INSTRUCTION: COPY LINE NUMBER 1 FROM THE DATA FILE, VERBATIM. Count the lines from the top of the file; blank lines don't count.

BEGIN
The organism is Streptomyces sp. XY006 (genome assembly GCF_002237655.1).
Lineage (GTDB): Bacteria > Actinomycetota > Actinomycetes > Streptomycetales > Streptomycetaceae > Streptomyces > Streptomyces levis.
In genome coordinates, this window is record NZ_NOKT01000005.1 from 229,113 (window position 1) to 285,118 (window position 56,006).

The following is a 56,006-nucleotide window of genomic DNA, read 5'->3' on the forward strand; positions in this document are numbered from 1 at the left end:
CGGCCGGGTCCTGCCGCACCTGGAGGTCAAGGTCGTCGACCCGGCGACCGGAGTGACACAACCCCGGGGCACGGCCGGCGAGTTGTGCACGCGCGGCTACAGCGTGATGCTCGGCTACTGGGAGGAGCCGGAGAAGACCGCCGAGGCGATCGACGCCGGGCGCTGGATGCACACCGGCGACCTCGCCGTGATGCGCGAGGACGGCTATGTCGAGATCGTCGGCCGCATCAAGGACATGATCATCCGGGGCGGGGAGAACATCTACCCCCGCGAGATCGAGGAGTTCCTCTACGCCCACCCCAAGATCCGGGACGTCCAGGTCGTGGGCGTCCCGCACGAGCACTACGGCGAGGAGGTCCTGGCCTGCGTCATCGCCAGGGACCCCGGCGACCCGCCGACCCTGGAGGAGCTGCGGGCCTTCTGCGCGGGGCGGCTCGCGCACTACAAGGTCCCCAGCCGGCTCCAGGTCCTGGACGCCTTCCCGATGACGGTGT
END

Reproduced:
The organism is Streptomyces sp. XY006 (genome assembly GCF_002237655.1).